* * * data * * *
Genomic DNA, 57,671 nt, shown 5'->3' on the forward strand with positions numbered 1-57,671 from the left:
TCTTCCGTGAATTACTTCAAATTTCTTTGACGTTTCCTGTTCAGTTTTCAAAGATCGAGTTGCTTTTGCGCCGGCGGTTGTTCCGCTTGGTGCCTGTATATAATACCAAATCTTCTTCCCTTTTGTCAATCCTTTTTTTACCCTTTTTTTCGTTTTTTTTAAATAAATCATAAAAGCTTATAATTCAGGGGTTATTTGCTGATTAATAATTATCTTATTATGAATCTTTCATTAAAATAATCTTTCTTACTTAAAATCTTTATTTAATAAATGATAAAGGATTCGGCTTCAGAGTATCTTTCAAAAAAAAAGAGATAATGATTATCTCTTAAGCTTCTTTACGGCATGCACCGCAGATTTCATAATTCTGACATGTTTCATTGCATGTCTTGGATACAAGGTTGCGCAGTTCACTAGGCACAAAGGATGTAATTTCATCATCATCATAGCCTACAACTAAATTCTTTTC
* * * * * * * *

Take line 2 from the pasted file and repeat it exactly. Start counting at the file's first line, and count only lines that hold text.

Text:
TCTTCCGTGAATTACTTCAAATTTCTTTGACGTTTCCTGTTCAGTTTTCAAAGATCGAGTTGCTTTTGCGCCGGCGGTTGTTCCGCTTGGTGCCTGTATATAATACCAAATCTTCTTCCCTTTTGTCAATCCTTTTTTTACCCTTTTTTTCGTTTTTTTTAAATAAATCATAAAAGCTTATAATTCAGGGGTTATTTGCTGATTAATAATTATCTTATTATGAATCTTTCATTAAAATAATCTTTCTTACTTAAAATCTTTATTTAATAAATGATAAAGGATTCGGCTTCAGAGTATCTTTCAAAAAAAAAGAGATAATGATTATCTCTTAAGCTTCTTTACGGCATGCACCGCAGATTTCATAATTCTGACATGTTTCATTGCATGTCTTGGATACAAGGTTGCGCAGTTCACTAGGCACAAAGGATGTAATTTCATCATCATCATAGCCTACAACTAAATTCTTTTC